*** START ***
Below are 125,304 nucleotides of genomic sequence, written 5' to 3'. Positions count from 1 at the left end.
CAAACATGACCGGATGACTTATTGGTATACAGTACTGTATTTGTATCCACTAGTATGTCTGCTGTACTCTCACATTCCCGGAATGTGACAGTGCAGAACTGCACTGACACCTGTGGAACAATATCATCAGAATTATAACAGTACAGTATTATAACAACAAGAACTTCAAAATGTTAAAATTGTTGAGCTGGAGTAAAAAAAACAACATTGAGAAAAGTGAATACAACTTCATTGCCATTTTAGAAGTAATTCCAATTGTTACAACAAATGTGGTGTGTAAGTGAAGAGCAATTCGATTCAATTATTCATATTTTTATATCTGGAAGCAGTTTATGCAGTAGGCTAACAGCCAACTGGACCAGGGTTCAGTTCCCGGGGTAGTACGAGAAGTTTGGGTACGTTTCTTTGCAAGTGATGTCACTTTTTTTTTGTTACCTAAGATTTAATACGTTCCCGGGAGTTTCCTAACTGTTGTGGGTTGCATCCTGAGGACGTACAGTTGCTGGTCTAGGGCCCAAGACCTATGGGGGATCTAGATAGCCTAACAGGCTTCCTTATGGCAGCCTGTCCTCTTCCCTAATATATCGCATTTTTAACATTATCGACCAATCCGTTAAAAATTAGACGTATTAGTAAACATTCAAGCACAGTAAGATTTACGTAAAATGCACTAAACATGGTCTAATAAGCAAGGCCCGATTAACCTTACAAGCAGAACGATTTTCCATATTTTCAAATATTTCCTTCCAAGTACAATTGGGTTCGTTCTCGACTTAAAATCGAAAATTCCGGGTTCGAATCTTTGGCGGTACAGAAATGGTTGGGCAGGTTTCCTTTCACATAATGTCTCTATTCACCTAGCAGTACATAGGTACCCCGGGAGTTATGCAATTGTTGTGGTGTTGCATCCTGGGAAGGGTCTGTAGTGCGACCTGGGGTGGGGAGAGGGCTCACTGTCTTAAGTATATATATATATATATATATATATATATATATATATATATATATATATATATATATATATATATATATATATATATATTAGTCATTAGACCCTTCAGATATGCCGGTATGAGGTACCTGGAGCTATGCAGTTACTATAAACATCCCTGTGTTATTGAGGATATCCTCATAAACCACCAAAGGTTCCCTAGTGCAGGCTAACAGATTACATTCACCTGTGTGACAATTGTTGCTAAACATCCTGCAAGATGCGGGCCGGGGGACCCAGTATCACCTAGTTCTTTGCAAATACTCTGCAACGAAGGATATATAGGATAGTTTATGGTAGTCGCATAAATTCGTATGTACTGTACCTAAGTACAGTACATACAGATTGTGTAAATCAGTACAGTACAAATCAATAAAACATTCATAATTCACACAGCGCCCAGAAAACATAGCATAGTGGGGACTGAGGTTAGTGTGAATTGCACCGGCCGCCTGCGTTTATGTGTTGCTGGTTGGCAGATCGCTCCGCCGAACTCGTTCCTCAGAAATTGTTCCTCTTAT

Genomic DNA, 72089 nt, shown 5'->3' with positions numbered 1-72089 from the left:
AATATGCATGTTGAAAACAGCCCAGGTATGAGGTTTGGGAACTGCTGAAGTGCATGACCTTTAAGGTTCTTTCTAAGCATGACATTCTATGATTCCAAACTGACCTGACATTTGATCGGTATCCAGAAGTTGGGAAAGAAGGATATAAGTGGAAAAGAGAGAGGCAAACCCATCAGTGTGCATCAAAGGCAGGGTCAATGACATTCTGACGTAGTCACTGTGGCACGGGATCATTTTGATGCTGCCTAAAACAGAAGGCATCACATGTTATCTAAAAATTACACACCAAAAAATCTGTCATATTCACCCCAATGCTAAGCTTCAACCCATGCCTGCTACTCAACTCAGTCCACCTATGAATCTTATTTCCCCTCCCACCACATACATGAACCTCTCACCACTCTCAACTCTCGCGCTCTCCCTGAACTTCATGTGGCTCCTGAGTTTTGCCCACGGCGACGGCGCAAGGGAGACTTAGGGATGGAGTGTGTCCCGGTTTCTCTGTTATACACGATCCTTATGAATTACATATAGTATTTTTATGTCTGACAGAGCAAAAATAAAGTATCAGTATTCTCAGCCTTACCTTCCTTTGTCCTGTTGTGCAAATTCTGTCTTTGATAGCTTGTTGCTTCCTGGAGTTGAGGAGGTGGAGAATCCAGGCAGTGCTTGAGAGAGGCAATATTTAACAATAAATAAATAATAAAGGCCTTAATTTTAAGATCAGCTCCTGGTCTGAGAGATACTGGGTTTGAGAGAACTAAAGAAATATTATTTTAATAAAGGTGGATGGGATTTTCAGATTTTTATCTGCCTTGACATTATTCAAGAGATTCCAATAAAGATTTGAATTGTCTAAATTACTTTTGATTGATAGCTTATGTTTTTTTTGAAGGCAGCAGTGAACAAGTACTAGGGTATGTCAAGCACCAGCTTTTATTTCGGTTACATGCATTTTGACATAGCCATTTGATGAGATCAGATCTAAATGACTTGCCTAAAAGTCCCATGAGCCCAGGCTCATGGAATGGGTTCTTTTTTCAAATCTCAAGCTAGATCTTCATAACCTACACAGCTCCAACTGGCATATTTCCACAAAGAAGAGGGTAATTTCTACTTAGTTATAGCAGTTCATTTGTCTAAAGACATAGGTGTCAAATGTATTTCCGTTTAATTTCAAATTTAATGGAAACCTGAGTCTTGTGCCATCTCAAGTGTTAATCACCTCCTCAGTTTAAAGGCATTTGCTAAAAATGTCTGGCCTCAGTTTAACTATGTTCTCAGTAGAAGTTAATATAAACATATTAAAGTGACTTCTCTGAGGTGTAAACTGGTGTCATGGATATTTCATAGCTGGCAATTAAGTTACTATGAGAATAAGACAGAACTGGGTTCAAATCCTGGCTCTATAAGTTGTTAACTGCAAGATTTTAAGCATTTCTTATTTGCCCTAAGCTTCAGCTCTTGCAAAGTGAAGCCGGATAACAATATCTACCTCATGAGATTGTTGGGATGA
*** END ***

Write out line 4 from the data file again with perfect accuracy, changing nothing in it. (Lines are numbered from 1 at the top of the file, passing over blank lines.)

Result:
AATATGCATGTTGAAAACAGCCCAGGTATGAGGTTTGGGAACTGCTGAAGTGCATGACCTTTAAGGTTCTTTCTAAGCATGACATTCTATGATTCCAAACTGACCTGACATTTGATCGGTATCCAGAAGTTGGGAAAGAAGGATATAAGTGGAAAAGAGAGAGGCAAACCCATCAGTGTGCATCAAAGGCAGGGTCAATGACATTCTGACGTAGTCACTGTGGCACGGGATCATTTTGATGCTGCCTAAAACAGAAGGCATCACATGTTATCTAAAAATTACACACCAAAAAATCTGTCATATTCACCCCAATGCTAAGCTTCAACCCATGCCTGCTACTCAACTCAGTCCACCTATGAATCTTATTTCCCCTCCCACCACATACATGAACCTCTCACCACTCTCAACTCTCGCGCTCTCCCTGAACTTCATGTGGCTCCTGAGTTTTGCCCACGGCGACGGCGCAAGGGAGACTTAGGGATGGAGTGTGTCCCGGTTTCTCTGTTATACACGATCCTTATGAATTACATATAGTATTTTTATGTCTGACAGAGCAAAAATAAAGTATCAGTATTCTCAGCCTTACCTTCCTTTGTCCTGTTGTGCAAATTCTGTCTTTGATAGCTTGTTGCTTCCTGGAGTTGAGGAGGTGGAGAATCCAGGCAGTGCTTGAGAGAGGCAATATTTAACAATAAATAAATAATAAAGGCCTTAATTTTAAGATCAGCTCCTGGTCTGAGAGATACTGGGTTTGAGAGAACTAAAGAAATATTATTTTAATAAAGGTGGATGGGATTTTCAGATTTTTATCTGCCTTGACATTATTCAAGAGATTCCAATAAAGATTTGAATTGTCTAAATTACTTTTGATTGATAGCTTATGTTTTTTTTGAAGGCAGCAGTGAACAAGTACTAGGGTATGTCAAGCACCAGCTTTTATTTCGGTTACATGCATTTTGACATAGCCATTTGATGAGATCAGATCTAAATGACTTGCCTAAAAGTCCCATGAGCCCAGGCTCATGGAATGGGTTCTTTTTTCAAATCTCAAGCTAGATCTTCATAACCTACACAGCTCCAACTGGCATATTTCCACAAAGAAGAGGGTAATTTCTACTTAGTTATAGCAGTTCATTTGTCTAAAGACATAGGTGTCAAATGTATTTCCGTTTAATTTCAAATTTAATGGAAACCTGAGTCTTGTGCCATCTCAAGTGTTAATCACCTCCTCAGTTTAAAGGCATTTGCTAAAAATGTCTGGCCTCAGTTTAACTATGTTCTCAGTAGAAGTTAATATAAACATATTAAAGTGACTTCTCTGAGGTGTAAACTGGTGTCATGGATATTTCATAGCTGGCAATTAAGTTACTATGAGAATAAGACAGAACTGGGTTCAAATCCTGGCTCTATAAGTTGTTAACTGCAAGATTTTAAGCATTTCTTATTTGCCCTAAGCTTCAGCTCTTGCAAAGTGAAGCCGGATAACAATATCTACCTCATGAGATTGTTGGGATGA